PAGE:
The Non-Competitive House
A recent report shows 78 of 435 seats in the US House are truly competitive.
The 2021 Cook Political Report Partisan Voter Index has been released. It is full of interesting data, but these graphs illustrate a theme I often discuss (two, actually):
We see here first that the number of House seats that are truly competitive is quite small (even if there was a slight rebound in the 2021 report of +5). Most of the seats in the US House of Representatives are settled in the primaries, not during the general election. This illustrated how little things like national popular opinion matter for political outcomes. To get re-elected to the House in most districts means appealing to the primary electorate, which is but a small slice of the citizenry. This is not a good way to generate representative Representatives (not that single-seat districts can ever do that anyway).
A second theme is that the Republicans have a built-in advantage of 27 seats (down slightly over the last two cycles).
And it should be noted that gerrymandering is not the main problem, and HR1 is not going to fix this. The main culprit is geographical sorting.
The Cook PVI illustrates how voters’ natural geographical sorting from election to election, much more than redistricting and gerrymandering, has driven the polarization of districts over the last two decades. Our 12 unique sets of PVI scores over the past 25 years give us a powerful tool to isolate and quantify the impacts of sorting and redistricting on the makeup of House districts.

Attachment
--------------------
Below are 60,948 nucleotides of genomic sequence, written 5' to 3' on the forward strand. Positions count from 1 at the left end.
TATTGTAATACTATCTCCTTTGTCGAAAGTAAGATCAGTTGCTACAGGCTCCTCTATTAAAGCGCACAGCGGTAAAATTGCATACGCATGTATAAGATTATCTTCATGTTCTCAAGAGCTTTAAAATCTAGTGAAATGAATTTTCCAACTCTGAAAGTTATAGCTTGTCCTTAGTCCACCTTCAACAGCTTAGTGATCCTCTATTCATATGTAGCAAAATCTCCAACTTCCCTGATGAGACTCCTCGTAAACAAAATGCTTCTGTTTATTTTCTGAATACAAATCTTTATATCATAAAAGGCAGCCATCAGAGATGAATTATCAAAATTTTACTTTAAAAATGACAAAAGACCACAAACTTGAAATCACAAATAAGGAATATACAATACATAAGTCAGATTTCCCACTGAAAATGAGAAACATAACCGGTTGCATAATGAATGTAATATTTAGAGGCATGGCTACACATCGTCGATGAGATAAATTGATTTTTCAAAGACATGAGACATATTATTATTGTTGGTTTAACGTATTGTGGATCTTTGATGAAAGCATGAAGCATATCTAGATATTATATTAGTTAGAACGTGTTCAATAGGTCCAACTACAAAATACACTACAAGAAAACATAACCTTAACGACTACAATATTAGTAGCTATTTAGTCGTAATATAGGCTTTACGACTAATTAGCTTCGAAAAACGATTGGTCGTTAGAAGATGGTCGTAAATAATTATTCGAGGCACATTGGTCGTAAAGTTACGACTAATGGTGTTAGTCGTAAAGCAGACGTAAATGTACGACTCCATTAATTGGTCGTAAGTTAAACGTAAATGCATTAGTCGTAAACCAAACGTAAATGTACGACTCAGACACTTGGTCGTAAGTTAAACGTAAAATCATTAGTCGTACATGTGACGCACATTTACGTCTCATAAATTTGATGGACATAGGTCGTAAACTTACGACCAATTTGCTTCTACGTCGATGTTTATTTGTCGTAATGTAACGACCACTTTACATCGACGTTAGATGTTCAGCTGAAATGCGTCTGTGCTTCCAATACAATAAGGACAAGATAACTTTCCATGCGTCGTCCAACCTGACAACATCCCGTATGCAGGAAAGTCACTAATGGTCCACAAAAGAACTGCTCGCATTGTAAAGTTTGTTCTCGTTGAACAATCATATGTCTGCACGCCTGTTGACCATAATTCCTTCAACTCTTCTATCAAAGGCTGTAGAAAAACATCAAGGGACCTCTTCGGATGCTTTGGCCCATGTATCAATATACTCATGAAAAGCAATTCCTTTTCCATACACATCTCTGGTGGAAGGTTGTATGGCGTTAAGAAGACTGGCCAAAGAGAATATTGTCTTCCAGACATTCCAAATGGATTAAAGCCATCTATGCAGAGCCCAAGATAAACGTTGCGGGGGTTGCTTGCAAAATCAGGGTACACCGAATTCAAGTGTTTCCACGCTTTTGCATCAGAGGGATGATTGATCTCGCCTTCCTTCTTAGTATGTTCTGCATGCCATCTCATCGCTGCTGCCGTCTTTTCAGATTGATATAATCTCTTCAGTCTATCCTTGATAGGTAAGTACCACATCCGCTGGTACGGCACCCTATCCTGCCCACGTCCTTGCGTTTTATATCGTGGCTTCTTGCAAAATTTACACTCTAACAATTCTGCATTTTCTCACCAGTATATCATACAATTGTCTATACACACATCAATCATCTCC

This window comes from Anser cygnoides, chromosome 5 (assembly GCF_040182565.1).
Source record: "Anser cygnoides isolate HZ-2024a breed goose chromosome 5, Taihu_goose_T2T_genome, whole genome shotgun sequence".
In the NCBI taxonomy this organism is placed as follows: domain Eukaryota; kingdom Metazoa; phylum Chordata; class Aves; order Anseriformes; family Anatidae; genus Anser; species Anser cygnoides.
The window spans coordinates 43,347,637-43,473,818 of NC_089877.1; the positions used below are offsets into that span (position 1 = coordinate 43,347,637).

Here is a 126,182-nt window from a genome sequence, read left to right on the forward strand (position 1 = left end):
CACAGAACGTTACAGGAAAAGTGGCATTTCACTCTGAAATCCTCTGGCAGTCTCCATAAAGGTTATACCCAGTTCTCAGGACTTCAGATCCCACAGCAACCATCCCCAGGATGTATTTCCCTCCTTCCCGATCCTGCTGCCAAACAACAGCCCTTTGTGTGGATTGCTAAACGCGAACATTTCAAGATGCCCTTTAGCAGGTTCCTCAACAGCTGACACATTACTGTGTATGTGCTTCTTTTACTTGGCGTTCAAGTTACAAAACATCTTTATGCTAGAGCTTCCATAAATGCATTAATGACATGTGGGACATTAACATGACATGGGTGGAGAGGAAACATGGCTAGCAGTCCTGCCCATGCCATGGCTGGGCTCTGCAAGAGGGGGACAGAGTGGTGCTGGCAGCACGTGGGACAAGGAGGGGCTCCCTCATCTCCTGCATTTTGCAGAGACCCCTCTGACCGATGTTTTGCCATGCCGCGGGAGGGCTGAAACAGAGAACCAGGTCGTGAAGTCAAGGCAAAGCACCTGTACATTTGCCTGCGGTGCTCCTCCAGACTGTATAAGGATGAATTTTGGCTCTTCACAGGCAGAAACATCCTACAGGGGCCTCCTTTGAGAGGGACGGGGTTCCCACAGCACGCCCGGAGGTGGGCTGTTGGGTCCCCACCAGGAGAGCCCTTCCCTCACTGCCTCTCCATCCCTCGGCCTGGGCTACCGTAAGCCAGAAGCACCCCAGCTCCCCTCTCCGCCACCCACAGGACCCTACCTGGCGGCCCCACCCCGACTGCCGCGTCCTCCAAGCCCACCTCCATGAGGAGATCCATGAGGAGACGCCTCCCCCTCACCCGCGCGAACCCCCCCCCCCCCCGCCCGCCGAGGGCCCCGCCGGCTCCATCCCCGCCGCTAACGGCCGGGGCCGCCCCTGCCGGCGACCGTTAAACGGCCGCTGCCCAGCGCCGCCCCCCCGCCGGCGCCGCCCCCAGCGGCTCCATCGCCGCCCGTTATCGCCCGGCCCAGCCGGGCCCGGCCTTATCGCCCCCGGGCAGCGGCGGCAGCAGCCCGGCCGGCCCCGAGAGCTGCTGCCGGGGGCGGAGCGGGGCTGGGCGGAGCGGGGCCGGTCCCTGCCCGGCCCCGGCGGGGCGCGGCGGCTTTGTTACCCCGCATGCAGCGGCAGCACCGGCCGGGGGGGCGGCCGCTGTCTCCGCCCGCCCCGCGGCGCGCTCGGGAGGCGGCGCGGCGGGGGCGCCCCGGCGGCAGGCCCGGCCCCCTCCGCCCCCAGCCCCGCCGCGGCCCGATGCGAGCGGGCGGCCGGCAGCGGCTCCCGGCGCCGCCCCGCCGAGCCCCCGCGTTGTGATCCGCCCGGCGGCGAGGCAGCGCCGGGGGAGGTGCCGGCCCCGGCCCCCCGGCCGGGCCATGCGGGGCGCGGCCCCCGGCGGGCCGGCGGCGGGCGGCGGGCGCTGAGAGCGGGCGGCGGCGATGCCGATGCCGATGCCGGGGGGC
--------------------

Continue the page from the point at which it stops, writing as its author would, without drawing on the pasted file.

On balance, redistricting wasn’t as much of a factor in the House’s polarization as the most vocal opponents of gerrymandering might think. Of the net 86 “swing seats” that have vanished since 1997, 81 percent of the decline has resulted from areas trending redder or bluer from election to election, while only 19 percent of the decline has resulted from changes to district boundaries.
As I often note: single-seat districts do a really poor job of producing electoral results that truly represent the myriad interests of a given district (which is made worse by the need of politicians to win primaries). Further, the House is too small, which exacerbates the problem, especially since high-density urban areas tend to be heavily Democratic in orientation.